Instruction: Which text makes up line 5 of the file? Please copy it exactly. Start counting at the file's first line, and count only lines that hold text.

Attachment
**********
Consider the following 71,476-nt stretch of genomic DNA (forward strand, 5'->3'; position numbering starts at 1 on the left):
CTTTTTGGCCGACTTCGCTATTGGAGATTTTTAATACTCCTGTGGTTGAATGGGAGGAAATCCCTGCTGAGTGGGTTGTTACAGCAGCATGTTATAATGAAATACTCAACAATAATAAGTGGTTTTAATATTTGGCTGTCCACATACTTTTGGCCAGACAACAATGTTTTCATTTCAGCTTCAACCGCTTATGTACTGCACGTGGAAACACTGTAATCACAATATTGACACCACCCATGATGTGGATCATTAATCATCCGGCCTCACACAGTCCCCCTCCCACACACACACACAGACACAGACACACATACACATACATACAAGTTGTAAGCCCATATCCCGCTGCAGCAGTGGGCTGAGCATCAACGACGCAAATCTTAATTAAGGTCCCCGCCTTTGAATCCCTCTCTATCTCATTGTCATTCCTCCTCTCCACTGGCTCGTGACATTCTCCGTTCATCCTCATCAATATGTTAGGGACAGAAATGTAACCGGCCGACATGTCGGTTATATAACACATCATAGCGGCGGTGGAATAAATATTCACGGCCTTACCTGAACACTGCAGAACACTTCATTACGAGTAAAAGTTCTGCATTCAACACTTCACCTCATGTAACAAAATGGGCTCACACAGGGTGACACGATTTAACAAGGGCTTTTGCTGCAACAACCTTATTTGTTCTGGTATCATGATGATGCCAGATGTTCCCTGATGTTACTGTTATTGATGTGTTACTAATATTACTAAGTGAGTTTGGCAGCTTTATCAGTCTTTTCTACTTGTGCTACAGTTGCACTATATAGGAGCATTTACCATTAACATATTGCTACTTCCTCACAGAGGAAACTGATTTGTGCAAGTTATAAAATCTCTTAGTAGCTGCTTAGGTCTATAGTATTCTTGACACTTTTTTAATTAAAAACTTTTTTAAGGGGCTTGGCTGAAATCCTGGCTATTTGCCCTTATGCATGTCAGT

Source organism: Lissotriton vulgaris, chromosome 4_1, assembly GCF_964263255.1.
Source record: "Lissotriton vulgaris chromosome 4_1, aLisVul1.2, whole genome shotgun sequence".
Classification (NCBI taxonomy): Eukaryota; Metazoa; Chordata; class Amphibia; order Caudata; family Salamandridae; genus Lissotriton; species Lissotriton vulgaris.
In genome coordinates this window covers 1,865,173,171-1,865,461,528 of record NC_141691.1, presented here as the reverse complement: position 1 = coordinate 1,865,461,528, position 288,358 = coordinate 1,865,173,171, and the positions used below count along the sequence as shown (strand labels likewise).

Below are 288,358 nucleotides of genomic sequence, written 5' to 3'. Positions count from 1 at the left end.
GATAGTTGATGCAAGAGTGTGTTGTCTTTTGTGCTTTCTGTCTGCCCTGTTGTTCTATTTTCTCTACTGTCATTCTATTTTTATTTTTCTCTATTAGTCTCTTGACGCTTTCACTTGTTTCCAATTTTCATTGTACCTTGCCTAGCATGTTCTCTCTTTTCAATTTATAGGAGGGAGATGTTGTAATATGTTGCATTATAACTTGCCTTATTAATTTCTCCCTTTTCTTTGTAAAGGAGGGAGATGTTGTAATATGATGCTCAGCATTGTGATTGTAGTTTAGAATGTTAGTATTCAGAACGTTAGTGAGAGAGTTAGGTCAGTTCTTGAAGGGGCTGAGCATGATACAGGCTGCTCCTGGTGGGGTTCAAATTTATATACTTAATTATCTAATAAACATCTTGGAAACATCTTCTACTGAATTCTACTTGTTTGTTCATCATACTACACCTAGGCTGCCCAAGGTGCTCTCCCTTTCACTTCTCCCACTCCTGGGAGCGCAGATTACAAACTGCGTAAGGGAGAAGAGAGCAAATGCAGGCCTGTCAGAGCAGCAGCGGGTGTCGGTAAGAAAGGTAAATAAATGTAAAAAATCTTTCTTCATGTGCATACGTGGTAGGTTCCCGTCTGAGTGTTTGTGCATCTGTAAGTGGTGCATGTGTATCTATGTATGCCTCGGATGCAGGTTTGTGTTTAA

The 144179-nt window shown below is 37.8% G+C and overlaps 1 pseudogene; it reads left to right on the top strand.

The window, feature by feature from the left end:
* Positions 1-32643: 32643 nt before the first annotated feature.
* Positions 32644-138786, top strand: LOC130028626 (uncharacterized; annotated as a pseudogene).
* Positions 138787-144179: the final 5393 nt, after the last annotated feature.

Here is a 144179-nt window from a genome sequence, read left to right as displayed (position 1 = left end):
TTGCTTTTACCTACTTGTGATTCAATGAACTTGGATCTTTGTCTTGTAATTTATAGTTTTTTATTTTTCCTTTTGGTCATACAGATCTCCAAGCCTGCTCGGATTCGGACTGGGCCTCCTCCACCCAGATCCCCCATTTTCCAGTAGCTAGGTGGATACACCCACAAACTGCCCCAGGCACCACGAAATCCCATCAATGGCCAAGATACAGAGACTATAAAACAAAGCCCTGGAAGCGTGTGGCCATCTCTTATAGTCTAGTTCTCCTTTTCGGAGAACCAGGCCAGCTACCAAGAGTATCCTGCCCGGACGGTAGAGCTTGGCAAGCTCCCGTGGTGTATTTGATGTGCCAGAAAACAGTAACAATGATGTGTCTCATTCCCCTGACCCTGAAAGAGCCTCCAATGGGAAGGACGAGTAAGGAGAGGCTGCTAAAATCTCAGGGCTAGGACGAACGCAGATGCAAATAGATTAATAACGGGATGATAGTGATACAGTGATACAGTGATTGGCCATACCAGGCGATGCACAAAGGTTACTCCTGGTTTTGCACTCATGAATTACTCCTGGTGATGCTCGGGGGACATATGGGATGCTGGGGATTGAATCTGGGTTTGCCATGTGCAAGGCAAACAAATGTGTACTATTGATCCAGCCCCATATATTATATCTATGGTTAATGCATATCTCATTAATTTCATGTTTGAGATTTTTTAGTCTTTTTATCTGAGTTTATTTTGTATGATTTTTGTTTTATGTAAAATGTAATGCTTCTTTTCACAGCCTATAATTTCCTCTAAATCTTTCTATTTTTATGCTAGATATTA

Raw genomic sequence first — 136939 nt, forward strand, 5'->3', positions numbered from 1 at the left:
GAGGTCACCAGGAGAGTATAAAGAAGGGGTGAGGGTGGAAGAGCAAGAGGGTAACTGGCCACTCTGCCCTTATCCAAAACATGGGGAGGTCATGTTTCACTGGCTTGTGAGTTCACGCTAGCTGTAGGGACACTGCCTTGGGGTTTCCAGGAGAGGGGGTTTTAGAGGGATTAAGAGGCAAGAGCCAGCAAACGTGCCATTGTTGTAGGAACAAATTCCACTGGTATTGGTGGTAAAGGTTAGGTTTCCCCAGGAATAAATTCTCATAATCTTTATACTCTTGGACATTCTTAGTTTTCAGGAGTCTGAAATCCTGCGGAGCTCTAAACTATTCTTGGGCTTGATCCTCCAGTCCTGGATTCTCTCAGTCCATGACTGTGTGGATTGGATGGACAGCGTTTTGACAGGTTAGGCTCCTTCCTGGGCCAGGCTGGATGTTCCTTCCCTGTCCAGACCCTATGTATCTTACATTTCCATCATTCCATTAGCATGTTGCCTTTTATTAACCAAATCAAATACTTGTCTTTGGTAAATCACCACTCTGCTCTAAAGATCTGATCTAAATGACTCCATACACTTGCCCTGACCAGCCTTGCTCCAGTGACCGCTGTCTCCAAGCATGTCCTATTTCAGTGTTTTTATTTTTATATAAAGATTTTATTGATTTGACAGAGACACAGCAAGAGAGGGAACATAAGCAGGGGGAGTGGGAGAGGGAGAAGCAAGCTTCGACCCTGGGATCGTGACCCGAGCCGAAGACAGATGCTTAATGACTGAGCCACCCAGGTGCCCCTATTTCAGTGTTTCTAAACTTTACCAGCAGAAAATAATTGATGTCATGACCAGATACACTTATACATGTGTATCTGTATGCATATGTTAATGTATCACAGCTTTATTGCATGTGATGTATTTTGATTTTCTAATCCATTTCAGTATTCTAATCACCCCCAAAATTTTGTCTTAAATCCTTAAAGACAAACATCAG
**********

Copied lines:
Classification (NCBI taxonomy): Eukaryota; Metazoa; Chordata; class Amphibia; order Caudata; family Salamandridae; genus Lissotriton; species Lissotriton vulgaris.